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Long term clinical relevance of criteria for designating Multiple Sclerosis as benign after ten years of disease
  1. Lisa Costelloe (lisacost04{at}yahoo.ie)
  1. St. Vincent's University Hospital, Dublin, Republic of Ireland
    1. Alan Thompson (a.thompson{at}ion.ucl.ac.uk)
    1. The Institite of Neurology, Queen Square, United Kingdom
      1. Cathal Walsh (cathal.walsh{at}tcd.ie)
      1. Dept. Statistics, Trinity College, Dublin, Republic of Ireland
        1. Niall Tubridy (n.tubridy{at}st-vincents.ie)
        1. St. Vincent's University Hospital,Dublin, Republic of Ireland
          1. Michael Hutchinson (mhutchin{at}iol.ie)
          1. St. Vincent's University Hospital,Dublin, Republic of Ireland

            Abstract

            Objectives: To determine the long term outcome of a cohort of 436 MS patients seen in 1985 and long-term predictors of benign MS.

            Methods: The initial 1985 group of 436 patients with possible MS, including 53 benign patients were followed for 21 years. Disability was recorded using the EDSS. Survival from disease onset was calculated. The indicators of benign MS in the initial 1985 cohort and in the survivors in 2006 were determined.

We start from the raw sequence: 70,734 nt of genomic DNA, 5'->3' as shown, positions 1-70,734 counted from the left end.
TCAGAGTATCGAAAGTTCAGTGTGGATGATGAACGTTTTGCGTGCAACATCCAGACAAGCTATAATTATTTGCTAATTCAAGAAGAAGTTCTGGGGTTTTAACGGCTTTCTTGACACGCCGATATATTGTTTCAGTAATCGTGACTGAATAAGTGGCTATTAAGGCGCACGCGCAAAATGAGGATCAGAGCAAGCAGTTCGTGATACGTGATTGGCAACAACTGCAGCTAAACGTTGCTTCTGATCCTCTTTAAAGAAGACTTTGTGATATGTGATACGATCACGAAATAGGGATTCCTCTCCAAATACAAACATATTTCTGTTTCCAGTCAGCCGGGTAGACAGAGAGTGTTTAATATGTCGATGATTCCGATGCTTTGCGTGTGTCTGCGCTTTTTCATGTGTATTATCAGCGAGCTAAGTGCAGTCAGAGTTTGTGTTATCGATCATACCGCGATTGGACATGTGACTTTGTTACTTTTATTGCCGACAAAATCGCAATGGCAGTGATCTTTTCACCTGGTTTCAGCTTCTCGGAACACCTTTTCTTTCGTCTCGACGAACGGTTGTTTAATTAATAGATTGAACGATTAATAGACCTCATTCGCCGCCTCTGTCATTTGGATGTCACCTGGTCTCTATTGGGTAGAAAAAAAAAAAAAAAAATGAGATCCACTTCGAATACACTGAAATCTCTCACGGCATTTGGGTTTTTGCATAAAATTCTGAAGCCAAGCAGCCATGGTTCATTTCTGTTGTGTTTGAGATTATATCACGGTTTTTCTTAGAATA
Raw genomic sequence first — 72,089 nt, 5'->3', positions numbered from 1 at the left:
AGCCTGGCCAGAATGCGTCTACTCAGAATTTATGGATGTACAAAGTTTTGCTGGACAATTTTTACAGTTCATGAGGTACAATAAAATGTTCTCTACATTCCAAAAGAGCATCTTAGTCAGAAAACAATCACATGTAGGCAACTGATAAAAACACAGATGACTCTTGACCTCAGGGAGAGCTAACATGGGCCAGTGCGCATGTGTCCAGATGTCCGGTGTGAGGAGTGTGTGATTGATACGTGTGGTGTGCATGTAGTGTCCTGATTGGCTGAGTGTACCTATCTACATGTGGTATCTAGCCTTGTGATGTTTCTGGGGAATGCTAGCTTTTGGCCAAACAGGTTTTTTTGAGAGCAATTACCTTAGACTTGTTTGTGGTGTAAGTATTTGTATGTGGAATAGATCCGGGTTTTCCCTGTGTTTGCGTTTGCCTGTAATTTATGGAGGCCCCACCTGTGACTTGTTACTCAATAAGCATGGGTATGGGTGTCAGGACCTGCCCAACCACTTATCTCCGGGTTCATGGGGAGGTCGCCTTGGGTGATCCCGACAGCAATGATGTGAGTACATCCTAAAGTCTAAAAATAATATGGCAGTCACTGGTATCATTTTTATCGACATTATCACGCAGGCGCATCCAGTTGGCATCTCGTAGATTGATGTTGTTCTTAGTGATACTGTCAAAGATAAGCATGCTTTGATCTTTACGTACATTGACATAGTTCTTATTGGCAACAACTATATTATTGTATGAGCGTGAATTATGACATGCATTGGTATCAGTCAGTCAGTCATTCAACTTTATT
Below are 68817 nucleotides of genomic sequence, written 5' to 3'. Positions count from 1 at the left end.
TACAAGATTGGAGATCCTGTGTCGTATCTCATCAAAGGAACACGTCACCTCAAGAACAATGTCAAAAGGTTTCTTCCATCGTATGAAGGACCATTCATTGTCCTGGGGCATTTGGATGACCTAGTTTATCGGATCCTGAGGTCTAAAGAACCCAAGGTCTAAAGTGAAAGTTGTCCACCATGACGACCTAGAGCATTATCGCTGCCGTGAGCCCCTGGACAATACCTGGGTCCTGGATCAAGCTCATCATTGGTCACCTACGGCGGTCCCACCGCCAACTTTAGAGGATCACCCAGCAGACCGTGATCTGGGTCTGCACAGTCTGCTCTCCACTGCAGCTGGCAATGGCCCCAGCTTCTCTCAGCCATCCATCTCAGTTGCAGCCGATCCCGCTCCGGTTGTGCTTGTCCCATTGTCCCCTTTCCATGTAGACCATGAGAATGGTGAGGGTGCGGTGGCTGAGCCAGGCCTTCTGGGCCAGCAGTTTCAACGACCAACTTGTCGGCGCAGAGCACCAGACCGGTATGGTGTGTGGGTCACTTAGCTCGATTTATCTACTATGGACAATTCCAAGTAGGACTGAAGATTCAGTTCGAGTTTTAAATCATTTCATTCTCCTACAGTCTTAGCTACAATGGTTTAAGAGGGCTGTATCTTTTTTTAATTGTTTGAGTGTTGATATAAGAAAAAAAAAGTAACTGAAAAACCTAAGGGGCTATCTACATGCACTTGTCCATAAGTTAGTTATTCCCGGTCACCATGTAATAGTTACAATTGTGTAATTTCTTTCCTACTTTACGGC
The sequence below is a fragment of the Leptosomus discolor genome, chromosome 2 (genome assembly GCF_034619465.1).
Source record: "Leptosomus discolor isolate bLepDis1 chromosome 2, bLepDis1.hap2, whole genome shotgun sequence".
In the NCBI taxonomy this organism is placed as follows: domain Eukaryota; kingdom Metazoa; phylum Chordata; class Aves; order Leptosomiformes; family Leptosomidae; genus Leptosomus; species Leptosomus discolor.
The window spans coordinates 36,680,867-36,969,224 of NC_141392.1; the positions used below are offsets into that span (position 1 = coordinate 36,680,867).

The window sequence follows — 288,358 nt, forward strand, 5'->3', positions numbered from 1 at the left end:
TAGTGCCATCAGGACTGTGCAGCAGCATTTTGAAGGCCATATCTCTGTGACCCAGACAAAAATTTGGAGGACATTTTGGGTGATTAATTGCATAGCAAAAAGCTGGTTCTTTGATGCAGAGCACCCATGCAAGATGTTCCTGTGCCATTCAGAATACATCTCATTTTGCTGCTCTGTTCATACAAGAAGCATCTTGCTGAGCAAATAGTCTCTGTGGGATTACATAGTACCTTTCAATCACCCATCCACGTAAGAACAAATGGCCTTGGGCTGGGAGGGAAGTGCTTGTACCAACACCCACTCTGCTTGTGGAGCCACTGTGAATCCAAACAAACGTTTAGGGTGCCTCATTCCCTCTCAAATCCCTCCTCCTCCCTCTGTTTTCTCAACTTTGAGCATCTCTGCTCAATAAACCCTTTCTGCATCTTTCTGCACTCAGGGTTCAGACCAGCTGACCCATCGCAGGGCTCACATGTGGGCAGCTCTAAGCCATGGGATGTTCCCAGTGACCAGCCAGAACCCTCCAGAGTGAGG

Results: Of the original 436 patients, the 21-year follow-up outcome in 397 (91%) was established. The diagnosis of MS was incorrect in 41/397 (10%) of the whole cohort and in 2/53 (4%) of the benign group. Median survival of 356 MS patients was 43.6yrs from disease onset. Of 47/51 (92%) benign MS patients followed in 2006 seven remained benign, 18 had died, and 22 were disabled. Median survival advantage for the 47 benign in 1985 compared to the 88 not benign, when corrected for age was six years (p<0.08). In 2006, 40/356 (11%) patients had a benign outcome at a mean follow up of 26.1 yrs. A benign course was significantly associated with female sex, younger age of onset and absence of motor symptoms at presentation.

            Conclusions: Although designating patients as having a benign course after 10 years has a poor predictive value; three factors at presentation indicate a better prognosis.

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